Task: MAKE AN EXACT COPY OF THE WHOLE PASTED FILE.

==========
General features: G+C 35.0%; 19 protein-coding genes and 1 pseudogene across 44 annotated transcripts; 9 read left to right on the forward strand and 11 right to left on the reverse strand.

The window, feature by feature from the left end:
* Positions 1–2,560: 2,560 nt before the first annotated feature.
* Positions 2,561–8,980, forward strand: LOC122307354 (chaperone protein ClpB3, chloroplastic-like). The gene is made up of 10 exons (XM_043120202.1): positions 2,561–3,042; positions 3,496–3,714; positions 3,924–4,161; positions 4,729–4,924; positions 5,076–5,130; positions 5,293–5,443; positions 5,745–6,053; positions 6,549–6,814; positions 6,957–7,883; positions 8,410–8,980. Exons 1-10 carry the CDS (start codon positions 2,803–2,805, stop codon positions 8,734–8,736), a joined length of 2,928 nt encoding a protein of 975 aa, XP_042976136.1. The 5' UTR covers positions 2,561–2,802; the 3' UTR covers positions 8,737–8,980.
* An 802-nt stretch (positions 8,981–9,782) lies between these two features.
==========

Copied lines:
General features: G+C 35.0%; 19 protein-coding genes and 1 pseudogene across 44 annotated transcripts; 9 read left to right on the forward strand and 11 right to left on the reverse strand.

The window, feature by feature from the left end:
* Positions 1–2,560: 2,560 nt before the first annotated feature.
* Positions 2,561–8,980, forward strand: LOC122307354 (chaperone protein ClpB3, chloroplastic-like). The gene is made up of 10 exons (XM_043120202.1): positions 2,561–3,042; positions 3,496–3,714; positions 3,924–4,161; positions 4,729–4,924; positions 5,076–5,130; positions 5,293–5,443; positions 5,745–6,053; positions 6,549–6,814; positions 6,957–7,883; positions 8,410–8,980. Exons 1-10 carry the CDS (start codon positions 2,803–2,805, stop codon positions 8,734–8,736), a joined length of 2,928 nt encoding a protein of 975 aa, XP_042976136.1. The 5' UTR covers positions 2,561–2,802; the 3' UTR covers positions 8,737–8,980.
* An 802-nt stretch (positions 8,981–9,782) lies between these two features.